Global lymphoid tissue remodeling during a viral infection is orchestrated by a B cell-lymphotoxin-dependent pathway

Varsha Kumar, Elke Scandella, Renzo Danuser, Lucas Onder, Maximilian Nitschké, Yoshinori Fukui, Cornelia Halin, Burkhard Ludewig, Jens V. Stein

Research output: Contribution to journalArticle

95 Citations (Scopus)

Abstract

Adaptive immune responses are characterized by substantial restructuring of secondary lymphoid organs. The molecular and cellular factors responsible for virus-induced lymphoid remodeling are not well known to date. Here we applied optical projection tomography, a mesoscopic imaging technique, for a global analysis of the entire 3-dimensional structure of mouse peripheral lymph nodes (PLNs), focusing on B-cell areas and high endothelial venule (HEV) networks. Structural homeostasis of PLNs was characterized by a strict correlation between total PLN volume, B-cell volume, B-cell follicle number, and HEV length. After infection with lymphocytic choriomeningitis virus, we observed a substantial, lymphotoxin (LT) β-receptor-dependent reorganization of the PLN microarchitecture, in which an initial B-cell influx was followed by 3-fold increases in PLN volume and HEV network length on day 8 after infection. Adoptive transfer experiments revealed that virus-induced PLN and HEV network remodeling required LTα1β2-expressing B cells, whereas the inhibition of vascular endothelial growth factor-A signaling pathways had no significant effect on PLN expansion. In summary, lymphocytic choriomeningitis virus-induced PLN growth depends on a vascular endothelial growth factor-A-independent, LT- and B cell-dependent morphogenic pathway, as revealed by an in-depth mesoscopic analysis of the global PLN structure.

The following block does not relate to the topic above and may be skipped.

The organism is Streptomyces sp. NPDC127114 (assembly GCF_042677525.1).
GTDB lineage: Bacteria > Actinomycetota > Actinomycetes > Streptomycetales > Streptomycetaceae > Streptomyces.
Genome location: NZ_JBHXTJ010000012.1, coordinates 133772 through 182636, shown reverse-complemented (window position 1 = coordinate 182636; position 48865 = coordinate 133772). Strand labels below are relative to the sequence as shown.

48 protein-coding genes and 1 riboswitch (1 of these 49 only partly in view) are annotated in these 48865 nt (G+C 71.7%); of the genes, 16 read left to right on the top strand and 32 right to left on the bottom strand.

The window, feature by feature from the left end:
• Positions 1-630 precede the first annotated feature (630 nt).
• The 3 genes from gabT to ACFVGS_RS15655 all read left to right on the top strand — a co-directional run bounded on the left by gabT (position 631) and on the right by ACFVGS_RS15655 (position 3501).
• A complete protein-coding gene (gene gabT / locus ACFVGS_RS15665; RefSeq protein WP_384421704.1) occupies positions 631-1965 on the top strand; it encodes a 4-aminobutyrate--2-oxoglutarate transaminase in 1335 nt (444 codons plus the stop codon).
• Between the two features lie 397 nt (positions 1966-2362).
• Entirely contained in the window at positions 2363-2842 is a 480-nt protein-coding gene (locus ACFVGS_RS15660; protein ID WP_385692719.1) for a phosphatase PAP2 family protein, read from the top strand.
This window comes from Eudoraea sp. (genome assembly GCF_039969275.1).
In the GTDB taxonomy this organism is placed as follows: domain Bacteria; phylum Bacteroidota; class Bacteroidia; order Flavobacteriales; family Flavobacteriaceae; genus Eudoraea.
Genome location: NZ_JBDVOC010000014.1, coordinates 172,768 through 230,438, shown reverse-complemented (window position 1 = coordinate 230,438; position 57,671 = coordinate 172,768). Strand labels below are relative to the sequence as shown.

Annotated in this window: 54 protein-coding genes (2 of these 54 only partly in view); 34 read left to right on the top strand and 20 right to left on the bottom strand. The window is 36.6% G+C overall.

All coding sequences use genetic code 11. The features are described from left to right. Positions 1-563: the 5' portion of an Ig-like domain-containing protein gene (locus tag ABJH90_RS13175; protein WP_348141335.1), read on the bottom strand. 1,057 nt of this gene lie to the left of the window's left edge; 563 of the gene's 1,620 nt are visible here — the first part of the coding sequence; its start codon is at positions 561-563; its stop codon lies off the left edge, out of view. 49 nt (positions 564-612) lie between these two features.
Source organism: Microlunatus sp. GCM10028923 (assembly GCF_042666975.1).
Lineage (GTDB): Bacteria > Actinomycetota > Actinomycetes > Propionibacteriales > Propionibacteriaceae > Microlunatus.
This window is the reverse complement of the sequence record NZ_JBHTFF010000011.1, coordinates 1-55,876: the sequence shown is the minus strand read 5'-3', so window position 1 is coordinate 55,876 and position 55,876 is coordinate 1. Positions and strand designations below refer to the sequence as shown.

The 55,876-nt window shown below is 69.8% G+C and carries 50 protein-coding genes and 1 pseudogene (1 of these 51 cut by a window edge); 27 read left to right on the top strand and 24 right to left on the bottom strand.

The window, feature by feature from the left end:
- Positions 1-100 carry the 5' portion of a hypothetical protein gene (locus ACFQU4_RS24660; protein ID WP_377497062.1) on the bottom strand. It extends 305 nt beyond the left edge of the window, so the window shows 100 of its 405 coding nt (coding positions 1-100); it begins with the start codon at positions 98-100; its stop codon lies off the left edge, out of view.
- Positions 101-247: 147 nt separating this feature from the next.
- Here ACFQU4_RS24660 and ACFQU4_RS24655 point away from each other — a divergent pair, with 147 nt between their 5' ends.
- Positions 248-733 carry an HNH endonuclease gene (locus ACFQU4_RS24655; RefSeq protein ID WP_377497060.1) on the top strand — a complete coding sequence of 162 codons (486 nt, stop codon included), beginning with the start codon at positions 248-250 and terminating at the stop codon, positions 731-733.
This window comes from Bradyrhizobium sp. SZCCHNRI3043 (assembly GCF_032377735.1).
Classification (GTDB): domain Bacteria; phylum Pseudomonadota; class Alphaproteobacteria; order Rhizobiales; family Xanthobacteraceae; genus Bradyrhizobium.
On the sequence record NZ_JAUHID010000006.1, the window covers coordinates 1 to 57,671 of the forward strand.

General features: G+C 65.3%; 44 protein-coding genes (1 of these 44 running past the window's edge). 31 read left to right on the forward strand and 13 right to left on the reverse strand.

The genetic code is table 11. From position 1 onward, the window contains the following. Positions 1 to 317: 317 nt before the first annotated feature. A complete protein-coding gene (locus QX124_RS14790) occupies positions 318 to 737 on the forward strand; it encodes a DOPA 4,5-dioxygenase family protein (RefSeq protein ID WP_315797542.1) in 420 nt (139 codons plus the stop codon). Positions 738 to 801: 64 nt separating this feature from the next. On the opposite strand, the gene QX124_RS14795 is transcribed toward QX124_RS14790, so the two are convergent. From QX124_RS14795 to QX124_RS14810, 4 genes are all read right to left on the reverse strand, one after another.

Original languageEnglish
Pages (from-to)4725-4733
Number of pages9
JournalBlood
Volume115
Issue number23
DOIs
Publication statusPublished - Jun 10 2010

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All Science Journal Classification (ASJC) codes

  • Biochemistry
  • Immunology
  • Hematology
  • Cell Biology

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